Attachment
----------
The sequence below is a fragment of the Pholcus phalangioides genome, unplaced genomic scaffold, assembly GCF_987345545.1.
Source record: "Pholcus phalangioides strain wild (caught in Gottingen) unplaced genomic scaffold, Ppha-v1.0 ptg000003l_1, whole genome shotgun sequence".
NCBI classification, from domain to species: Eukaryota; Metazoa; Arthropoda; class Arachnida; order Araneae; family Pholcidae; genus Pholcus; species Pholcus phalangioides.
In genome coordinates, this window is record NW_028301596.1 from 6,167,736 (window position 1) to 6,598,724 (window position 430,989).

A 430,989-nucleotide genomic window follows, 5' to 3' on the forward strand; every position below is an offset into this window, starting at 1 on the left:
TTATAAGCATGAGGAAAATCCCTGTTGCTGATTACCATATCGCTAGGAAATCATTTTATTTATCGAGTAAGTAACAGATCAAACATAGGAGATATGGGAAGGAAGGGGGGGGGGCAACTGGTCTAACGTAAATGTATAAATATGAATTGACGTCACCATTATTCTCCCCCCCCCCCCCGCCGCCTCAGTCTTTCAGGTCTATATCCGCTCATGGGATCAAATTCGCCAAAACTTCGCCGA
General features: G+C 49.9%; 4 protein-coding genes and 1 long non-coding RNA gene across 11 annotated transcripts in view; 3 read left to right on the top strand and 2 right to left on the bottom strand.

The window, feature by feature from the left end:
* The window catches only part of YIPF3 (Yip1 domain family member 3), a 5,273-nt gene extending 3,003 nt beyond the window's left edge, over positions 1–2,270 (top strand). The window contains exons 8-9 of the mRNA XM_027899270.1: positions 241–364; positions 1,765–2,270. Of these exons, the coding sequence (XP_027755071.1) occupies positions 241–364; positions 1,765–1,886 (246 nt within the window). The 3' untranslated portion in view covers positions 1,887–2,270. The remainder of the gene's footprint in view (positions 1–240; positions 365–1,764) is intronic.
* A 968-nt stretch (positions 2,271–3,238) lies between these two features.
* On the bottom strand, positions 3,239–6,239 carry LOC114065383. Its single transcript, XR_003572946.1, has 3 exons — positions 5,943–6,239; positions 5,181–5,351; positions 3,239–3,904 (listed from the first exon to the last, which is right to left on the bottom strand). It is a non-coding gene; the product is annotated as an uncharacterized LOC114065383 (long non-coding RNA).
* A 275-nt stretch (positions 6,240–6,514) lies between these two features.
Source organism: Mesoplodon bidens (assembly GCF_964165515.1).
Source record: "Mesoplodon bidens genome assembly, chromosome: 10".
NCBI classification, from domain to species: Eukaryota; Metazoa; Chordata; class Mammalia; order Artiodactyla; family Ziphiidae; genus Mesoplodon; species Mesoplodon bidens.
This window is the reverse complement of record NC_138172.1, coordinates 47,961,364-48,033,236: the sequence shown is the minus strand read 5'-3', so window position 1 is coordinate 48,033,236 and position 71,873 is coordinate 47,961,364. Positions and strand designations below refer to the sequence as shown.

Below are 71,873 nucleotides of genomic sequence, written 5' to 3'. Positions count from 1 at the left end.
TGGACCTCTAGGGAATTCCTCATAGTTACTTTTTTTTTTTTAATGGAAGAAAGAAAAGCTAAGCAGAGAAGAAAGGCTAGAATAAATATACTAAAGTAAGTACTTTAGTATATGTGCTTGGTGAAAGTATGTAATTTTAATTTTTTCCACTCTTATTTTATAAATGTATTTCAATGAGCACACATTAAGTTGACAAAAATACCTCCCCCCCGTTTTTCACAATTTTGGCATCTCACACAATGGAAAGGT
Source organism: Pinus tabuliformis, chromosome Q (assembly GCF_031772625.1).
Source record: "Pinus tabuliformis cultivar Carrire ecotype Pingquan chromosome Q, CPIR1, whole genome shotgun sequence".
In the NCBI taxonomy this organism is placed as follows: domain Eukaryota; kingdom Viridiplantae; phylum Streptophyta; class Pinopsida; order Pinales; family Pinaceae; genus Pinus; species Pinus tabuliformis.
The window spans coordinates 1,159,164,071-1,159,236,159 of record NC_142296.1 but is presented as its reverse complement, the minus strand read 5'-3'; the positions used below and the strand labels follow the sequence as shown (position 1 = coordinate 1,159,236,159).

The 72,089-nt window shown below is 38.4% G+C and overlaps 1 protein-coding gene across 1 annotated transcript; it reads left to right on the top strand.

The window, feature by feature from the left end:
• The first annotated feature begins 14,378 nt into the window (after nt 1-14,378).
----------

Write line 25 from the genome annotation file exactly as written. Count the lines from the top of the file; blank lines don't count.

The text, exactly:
• The first annotated feature begins 14,378 nt into the window (after nt 1-14,378).